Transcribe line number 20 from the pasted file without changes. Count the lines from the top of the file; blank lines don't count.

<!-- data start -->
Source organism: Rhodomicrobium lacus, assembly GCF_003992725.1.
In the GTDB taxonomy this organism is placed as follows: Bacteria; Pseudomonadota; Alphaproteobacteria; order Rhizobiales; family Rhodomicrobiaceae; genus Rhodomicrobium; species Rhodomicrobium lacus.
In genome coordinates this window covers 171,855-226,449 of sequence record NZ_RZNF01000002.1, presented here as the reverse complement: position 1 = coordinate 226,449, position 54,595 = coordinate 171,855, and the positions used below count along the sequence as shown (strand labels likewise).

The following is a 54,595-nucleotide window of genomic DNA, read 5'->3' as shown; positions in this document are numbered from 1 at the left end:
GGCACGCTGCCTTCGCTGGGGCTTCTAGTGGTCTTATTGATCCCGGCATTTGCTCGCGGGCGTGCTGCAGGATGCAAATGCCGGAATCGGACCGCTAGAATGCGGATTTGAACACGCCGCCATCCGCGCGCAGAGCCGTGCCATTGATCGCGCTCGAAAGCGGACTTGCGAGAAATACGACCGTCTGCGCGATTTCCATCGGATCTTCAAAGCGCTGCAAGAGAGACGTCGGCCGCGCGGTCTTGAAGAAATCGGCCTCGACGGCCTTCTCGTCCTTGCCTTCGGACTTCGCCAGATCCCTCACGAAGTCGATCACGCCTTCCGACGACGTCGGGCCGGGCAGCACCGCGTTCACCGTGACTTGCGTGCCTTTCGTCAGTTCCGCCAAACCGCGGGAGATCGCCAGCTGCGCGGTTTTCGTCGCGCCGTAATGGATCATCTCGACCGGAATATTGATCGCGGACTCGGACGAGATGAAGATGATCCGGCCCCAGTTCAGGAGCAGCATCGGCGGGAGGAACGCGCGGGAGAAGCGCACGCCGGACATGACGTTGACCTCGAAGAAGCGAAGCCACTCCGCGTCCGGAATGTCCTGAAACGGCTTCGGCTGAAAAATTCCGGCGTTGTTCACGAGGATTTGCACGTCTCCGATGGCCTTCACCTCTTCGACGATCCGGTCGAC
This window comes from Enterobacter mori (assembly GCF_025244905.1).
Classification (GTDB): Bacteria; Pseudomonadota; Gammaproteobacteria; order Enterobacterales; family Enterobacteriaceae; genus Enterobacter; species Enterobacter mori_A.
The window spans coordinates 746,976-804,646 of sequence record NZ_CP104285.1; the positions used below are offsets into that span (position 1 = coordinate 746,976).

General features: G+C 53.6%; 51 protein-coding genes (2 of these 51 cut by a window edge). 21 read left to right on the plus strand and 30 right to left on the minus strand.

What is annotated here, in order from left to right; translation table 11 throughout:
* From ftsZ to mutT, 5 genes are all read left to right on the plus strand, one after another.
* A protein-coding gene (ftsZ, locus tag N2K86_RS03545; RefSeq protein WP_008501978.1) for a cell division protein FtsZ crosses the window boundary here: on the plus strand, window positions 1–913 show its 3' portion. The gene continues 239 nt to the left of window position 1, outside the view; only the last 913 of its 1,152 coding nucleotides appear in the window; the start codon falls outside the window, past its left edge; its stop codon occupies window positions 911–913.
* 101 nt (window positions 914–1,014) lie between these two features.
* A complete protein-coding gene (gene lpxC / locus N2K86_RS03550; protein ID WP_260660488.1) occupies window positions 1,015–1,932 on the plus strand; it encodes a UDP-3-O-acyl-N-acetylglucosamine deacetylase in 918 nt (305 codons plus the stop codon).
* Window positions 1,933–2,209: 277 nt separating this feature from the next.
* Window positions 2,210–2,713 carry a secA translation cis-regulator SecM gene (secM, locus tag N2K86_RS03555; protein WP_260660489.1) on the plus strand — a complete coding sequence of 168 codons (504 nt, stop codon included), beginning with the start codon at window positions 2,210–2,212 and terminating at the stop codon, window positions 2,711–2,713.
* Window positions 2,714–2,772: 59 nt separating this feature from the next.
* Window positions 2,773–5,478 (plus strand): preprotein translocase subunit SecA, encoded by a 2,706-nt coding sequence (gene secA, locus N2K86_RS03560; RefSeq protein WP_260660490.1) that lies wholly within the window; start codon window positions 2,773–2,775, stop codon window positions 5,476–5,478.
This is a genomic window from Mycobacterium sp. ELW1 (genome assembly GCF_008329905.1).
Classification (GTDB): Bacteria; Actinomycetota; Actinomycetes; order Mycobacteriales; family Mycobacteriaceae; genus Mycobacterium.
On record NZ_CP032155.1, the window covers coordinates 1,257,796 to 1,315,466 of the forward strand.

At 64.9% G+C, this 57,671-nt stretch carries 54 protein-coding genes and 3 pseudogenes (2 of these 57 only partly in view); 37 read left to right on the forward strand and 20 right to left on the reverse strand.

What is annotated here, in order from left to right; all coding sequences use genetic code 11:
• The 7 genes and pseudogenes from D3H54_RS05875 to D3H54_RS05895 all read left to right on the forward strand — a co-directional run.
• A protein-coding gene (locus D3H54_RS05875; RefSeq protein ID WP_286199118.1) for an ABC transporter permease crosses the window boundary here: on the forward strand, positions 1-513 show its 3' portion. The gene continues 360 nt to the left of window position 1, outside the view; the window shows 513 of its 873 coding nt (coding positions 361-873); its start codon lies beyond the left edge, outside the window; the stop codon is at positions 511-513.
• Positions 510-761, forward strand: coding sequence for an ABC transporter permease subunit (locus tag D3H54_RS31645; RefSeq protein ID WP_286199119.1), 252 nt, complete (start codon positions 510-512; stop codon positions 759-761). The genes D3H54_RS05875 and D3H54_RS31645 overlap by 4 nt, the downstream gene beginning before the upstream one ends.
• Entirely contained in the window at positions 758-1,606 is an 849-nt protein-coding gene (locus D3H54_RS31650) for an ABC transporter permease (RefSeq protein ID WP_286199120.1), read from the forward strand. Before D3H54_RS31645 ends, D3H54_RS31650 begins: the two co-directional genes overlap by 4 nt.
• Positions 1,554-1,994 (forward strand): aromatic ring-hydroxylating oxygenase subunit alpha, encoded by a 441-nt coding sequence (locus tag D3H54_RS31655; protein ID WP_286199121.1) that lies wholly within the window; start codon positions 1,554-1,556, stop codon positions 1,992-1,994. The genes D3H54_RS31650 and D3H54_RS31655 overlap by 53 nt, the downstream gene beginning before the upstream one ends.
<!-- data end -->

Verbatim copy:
Classification (GTDB): Bacteria; Actinomycetota; Actinomycetes; order Mycobacteriales; family Mycobacteriaceae; genus Mycobacterium.